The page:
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Police officers in Pittsburgh are engaging with the members of the community over games of chess.
“The focus of this outreach is to build relationships with our neighbors, and the objective of the chess program is to bring people together in conversations and healthy competition. Playing a game of chess breaks down barriers that may exist between police and community members,” said Tiffany Kline-Costa, Sergeant, with the Pittsburgh Bureau of Police (PBP). Sergeant Kline-Costa has been on the force for 10 years and heads the Community Outreach Office (COO). This is a new unit that was formed in September of 2019.
“This is our first summer hosting weekly chess in Market Square,” said Sergeant Kline-Costa. “Both Officer David Shifren and I hosted chess lessons and games at various Carnegie library branches, including Hazelwood, Beechview, and Sheraden. When pandemic health concerns closed the libraries, though, our chess programs ceased. Chess outdoors in Market Square is a way for us to play chess, meet with community members, and stay safe per CDC guidelines.”
How it Started
This program arose after COO Officers engaged in conversations and a couple chess games in Market Square. “The opportunity just fell into our laps!” Kline-Costa explained. “Also, we have a couple ardent chess players on our team, especially Officer Shifren”. Shifren is known to carry a chess board in his car. Participation varies from week to week, but there is a core group of officers who never miss. Usually there are at least six officers present and ready to play a game of chess. These officers (and others) will be ready to play chess Tuesdays at 12 p.m. throughout the summer (of 2021).
Sergeant Kline-Costa loves playing chess because it is a great neutralizer and unites people in a game and easy conversation. She says that measuring impact is one of the hardest things about programs such as this. “I could tell you anecdotal stories all day, but I always forget to count how many residents or passersby stop to engage in a game or even just a conversation. I know personally, in the month since we started the program, I have made at least a dozen new friends.”
How it’s Going
Chess in Market Square has proven to be very popular. It seems to be reshaping how residents think of law enforcement officers. Kline-Costa recounted a recent success in the program:
“Last week there was a guy playing the giant life size chess set with a friend of mine, and I went over to introduce myself. I hugged the friend then walked near to the new guy to introduce myself and say hello, and he backed away from me and put his hands behind his back and I could see [a] strong look of wariness in his eyes. It was very obvious that he had had a negative or traumatic experience with police. I gave him space and returned to my game in progress with a very intense 13-year-old kid whose grandparents had brought him from the suburbs to play chess with police. Within 30 minutes, the guy strolled over to the table where I was playing and challenged me to a game. We talked, while he strategized a check mate, and he shared with me why he didn’t like police. By the end of the conversation though, we were on a first-name basis and agreed to meet again next week.”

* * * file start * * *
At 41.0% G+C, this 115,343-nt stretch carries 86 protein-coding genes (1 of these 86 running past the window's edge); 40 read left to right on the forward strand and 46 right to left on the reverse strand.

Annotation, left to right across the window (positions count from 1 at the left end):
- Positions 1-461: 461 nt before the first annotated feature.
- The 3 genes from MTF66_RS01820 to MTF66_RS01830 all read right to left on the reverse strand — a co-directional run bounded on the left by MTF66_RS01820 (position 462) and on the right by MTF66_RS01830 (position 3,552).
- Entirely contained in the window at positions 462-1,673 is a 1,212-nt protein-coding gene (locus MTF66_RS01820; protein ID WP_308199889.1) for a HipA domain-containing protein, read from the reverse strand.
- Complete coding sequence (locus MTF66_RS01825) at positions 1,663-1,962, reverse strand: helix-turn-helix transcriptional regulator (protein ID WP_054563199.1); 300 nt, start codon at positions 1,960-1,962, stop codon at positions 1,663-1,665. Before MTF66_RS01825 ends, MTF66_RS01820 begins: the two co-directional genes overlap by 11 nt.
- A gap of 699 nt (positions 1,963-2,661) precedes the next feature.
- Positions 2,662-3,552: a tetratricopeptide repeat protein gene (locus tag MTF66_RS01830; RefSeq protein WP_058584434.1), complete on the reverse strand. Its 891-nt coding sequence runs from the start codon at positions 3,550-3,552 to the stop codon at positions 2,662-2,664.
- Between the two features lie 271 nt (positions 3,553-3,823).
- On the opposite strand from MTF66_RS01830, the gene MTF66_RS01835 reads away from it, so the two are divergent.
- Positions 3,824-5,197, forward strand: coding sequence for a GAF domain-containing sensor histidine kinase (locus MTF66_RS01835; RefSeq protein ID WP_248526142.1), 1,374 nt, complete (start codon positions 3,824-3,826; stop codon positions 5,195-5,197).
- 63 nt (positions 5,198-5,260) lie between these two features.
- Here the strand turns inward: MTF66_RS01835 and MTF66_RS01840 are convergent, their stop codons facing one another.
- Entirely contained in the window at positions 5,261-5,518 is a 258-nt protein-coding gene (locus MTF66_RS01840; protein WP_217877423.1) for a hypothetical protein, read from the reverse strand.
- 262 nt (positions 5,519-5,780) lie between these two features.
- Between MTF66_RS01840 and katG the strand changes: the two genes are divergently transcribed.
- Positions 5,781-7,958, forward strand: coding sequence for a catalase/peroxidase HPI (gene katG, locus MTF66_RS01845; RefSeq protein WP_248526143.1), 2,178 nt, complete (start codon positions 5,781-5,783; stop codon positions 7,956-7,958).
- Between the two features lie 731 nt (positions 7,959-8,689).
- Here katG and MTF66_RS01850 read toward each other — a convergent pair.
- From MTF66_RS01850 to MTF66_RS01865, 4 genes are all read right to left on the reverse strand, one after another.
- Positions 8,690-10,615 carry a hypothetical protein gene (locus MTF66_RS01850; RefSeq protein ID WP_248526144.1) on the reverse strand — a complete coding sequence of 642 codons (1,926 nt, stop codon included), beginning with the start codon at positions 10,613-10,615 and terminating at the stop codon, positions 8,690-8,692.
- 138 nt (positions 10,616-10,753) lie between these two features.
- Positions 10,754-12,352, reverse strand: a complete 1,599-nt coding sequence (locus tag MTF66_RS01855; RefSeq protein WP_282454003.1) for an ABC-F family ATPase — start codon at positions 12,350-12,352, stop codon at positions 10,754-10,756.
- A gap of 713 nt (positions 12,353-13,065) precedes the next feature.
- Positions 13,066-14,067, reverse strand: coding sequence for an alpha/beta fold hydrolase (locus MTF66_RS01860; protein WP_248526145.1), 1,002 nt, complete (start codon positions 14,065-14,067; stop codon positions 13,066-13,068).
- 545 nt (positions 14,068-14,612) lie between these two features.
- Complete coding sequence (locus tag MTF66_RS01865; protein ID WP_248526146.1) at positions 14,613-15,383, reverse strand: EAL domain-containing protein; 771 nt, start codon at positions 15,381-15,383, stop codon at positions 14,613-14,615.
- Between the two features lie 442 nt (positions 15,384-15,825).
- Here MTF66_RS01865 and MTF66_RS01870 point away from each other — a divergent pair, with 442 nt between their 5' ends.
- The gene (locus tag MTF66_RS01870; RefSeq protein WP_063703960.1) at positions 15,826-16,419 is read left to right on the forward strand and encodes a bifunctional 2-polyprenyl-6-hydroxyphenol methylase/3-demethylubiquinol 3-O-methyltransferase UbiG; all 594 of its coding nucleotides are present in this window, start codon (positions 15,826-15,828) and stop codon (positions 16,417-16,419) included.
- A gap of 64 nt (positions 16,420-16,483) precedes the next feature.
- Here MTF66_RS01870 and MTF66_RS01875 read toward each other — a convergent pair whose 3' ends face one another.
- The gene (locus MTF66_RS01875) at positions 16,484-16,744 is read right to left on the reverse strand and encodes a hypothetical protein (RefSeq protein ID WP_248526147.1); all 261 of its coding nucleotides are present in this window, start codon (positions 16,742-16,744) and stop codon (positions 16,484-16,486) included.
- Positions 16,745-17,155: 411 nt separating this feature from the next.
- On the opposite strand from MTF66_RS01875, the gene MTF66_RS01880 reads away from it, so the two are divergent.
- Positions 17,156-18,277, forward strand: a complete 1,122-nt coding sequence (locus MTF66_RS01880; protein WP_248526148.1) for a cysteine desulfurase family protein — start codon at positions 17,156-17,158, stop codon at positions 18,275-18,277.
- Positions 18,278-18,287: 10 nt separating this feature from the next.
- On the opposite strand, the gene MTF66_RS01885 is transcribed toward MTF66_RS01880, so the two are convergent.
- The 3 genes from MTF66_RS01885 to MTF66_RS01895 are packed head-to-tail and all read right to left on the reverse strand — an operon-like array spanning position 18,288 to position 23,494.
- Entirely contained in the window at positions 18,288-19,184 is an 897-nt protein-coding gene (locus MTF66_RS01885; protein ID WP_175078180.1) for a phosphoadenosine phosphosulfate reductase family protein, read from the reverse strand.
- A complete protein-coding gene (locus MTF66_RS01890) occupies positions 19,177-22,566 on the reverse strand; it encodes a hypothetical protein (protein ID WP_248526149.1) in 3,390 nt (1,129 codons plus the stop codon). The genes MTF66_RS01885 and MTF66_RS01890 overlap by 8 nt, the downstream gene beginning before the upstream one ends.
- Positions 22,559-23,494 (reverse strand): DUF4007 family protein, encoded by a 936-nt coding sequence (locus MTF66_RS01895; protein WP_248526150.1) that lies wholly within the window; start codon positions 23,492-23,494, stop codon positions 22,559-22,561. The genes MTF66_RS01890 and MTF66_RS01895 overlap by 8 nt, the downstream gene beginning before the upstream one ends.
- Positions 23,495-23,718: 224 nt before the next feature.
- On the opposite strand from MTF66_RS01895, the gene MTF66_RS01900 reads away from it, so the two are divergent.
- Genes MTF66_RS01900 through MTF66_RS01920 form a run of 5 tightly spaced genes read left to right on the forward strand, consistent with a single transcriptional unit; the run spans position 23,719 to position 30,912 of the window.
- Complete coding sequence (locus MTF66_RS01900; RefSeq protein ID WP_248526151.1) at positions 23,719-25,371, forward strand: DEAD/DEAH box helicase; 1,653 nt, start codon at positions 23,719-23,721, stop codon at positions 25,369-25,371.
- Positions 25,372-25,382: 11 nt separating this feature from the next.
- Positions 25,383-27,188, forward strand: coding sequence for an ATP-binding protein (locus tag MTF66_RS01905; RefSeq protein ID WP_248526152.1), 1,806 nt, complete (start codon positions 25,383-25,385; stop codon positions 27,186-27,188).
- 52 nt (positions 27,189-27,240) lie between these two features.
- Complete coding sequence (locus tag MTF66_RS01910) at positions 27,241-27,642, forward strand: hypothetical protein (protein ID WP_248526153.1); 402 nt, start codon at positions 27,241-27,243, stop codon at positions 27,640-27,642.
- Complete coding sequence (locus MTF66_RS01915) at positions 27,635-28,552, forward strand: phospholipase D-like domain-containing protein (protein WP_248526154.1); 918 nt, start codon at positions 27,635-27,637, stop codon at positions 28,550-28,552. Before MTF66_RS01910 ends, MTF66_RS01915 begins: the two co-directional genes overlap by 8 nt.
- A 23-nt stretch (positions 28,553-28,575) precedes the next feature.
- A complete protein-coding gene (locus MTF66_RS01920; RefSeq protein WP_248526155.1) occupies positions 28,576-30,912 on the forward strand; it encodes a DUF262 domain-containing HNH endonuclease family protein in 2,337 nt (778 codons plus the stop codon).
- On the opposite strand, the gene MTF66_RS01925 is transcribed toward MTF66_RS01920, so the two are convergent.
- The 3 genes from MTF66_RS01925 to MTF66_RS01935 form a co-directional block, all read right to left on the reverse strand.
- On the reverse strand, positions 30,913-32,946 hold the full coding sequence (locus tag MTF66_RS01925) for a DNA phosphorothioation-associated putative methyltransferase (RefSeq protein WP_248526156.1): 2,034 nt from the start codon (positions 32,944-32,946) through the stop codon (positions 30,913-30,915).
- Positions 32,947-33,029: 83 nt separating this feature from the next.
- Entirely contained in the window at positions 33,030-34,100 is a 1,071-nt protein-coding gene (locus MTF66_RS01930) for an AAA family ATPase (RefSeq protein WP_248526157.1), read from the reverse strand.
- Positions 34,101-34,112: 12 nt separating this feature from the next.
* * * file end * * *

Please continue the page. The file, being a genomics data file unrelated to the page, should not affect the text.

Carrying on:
Community Outreach Officers also participate in neighborhood walks, community and civic groups, educational outreach opportunities, and much more. “We have a program called Youth Connections that takes officers into Pittsburgh Public Schools to meet with youth and build relationships and trust while breaking down barriers between police and teens,” said Kline-Costa. Together, they discuss the students’ “past interactions with police, teach them rights and responsibilities during interactions with police, and give the youth an opportunity to try their hand at scenarios police encounter on routine basis through reverse role plays. We also play chess in Allegheny East Park on Wednesday afternoons at 2 p.m. in partnership with local nonprofit, Queen’s Gambit. The department visits youth summer programming, we deliver produce to CitiParks Senior Centers, and we participate in monthly meetings with faith-based leaders,” Kline-Costa detailed.
The pandemic may have spurred changes in the Pittsburgh Police’s efforts, but it didn’t deter them. “I also like to brag about our COVID-inspired initiative, Need a Mask, Take a Mask, in which PBP distributed 100,000 cloth masks to community members and partners in efforts to keep our neighbors masked and safe during health crisis,” said Sergeant Kline-Costa.
The Outreach Program and is always interested in expanding its engagement with the community. “We are always brainstorming ways to connect with community members, and we are always taking suggestions. If you have an idea for how PBP can better engage, please email me!”
Sergeant Kline-Costa’s email address is: email@example.com
By Janice Lane Palko